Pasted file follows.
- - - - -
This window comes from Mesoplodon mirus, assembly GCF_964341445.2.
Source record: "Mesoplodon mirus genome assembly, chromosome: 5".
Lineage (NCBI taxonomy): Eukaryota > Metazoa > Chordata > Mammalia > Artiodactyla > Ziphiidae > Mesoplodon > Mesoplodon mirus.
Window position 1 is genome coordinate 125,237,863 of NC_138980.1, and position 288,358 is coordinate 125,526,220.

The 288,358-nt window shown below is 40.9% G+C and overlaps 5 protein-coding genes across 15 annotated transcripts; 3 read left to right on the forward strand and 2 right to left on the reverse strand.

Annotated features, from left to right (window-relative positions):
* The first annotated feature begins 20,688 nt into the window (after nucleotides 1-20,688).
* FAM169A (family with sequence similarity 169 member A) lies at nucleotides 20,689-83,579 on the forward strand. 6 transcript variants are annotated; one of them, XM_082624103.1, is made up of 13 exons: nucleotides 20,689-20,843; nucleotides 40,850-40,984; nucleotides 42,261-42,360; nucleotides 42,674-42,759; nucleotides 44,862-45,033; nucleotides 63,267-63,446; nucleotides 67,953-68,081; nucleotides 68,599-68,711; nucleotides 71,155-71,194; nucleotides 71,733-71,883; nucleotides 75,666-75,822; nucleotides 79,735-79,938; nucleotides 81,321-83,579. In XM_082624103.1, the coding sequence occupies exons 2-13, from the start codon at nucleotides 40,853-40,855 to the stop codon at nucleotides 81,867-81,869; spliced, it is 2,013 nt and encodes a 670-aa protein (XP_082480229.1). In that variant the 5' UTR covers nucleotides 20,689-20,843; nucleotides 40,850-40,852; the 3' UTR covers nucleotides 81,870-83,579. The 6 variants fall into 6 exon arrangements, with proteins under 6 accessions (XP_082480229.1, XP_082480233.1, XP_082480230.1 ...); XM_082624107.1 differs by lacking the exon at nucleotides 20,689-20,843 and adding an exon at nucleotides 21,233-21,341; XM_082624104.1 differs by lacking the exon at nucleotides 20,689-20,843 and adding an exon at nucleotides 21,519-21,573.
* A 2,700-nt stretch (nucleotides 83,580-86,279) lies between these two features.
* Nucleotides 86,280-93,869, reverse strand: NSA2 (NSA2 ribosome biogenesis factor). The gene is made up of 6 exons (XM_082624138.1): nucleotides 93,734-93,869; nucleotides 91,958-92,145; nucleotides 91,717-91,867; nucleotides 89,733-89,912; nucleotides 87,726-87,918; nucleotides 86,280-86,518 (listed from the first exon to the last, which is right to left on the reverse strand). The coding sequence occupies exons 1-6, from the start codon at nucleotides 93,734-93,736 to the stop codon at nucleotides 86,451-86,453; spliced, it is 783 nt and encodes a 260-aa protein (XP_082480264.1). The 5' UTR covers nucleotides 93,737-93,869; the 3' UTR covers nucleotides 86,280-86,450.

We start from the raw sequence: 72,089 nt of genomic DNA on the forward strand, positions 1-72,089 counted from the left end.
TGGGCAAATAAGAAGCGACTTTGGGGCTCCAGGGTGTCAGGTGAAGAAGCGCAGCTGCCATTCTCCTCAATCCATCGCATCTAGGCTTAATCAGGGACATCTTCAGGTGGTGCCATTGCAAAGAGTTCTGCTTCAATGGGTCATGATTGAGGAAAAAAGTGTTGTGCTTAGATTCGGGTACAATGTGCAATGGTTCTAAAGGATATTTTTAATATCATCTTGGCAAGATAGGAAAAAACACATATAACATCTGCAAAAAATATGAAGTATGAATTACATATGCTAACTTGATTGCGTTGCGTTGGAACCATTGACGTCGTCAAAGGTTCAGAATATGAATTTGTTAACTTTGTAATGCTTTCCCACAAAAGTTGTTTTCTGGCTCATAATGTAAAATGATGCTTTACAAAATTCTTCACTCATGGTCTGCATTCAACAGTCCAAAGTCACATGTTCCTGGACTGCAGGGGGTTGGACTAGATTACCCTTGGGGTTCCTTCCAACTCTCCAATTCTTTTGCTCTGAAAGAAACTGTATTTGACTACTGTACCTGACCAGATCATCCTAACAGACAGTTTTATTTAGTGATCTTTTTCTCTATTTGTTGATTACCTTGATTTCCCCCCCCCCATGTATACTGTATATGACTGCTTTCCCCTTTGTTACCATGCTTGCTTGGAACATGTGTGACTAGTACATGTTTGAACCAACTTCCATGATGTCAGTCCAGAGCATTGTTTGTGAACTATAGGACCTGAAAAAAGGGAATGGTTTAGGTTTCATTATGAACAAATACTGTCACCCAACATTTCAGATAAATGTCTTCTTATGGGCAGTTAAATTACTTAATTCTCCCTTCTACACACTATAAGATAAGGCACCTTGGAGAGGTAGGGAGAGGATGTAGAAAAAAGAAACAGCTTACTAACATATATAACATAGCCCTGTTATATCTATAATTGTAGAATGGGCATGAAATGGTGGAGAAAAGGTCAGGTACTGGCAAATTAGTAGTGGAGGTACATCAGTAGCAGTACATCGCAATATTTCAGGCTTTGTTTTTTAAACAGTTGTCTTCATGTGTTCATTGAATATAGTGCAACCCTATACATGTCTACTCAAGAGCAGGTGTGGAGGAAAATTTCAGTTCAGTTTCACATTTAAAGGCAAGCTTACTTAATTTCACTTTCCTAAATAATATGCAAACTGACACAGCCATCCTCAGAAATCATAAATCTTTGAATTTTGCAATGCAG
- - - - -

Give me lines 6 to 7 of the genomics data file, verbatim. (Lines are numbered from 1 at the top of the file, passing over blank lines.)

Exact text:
Annotated features, from left to right (window-relative positions):
* The first annotated feature begins 20,688 nt into the window (after nucleotides 1-20,688).